Henry Wadsworth Longfellow

Henry Wadsworth Longfellow

Feb. 27, 1807 - Mar. 24, 1882


Charles Sumner

by Henry Wadsworth Longfellow

Garlands upon his grave,
And flowers upon his hearse;
And to the tender heart and brave,
The tribute of this verse.

His was the troubled life,
The conflict and the pain;
The griefs, the bitterness of strife,
The honour without stain.

Like Winkelried, he took
Into his manly breast
The sheaf of hostile spears, and broke
A path for the oppress'd;

Then from the fatal field,
Upon a nation's heart,
Borne like a warrior on his shield! --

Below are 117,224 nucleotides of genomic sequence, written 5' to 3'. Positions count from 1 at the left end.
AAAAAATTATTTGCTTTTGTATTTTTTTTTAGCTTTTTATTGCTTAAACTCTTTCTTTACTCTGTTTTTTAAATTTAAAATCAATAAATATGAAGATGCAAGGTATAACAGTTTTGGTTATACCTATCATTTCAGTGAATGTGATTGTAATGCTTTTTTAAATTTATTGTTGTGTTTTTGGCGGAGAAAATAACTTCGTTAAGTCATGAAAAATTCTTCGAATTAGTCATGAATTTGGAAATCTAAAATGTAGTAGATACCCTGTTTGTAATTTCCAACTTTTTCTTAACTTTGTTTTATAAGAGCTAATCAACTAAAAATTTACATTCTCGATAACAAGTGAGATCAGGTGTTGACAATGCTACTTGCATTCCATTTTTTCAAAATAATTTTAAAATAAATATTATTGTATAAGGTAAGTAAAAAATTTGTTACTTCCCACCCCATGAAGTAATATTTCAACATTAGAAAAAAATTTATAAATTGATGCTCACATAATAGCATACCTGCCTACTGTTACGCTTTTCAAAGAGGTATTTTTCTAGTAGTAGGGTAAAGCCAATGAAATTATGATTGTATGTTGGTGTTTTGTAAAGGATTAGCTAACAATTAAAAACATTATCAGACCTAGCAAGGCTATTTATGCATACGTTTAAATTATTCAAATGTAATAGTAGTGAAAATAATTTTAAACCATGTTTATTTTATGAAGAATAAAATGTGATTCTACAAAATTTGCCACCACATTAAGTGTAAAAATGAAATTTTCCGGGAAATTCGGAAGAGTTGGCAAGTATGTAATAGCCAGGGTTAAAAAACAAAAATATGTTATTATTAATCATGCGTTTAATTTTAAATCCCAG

So should the brave depart.

Death takes us by surprise,
And stays our hurrying feet;
The great design unfinish'd lies
Our lives are incomplete.

But in the dark unknown,
Perfect their circles seem,
Even as a bridge's arch of stone
Is rounded in the stream.

Alike are life and death
When life in death survives,
And the interrupted breath
Inspires a thousand lives.

Were a star quench'd on high,
For ages would its light,
Still travelling downward from the sky
Shine on our mortal sight.

So when a great man dies,
For years beyond our ken,
The light he leaves behind him lies
Upon the paths of men.

March 30, 1874


Longfellow's Poetical Works
Copyright 1893
Henry Frowde, London
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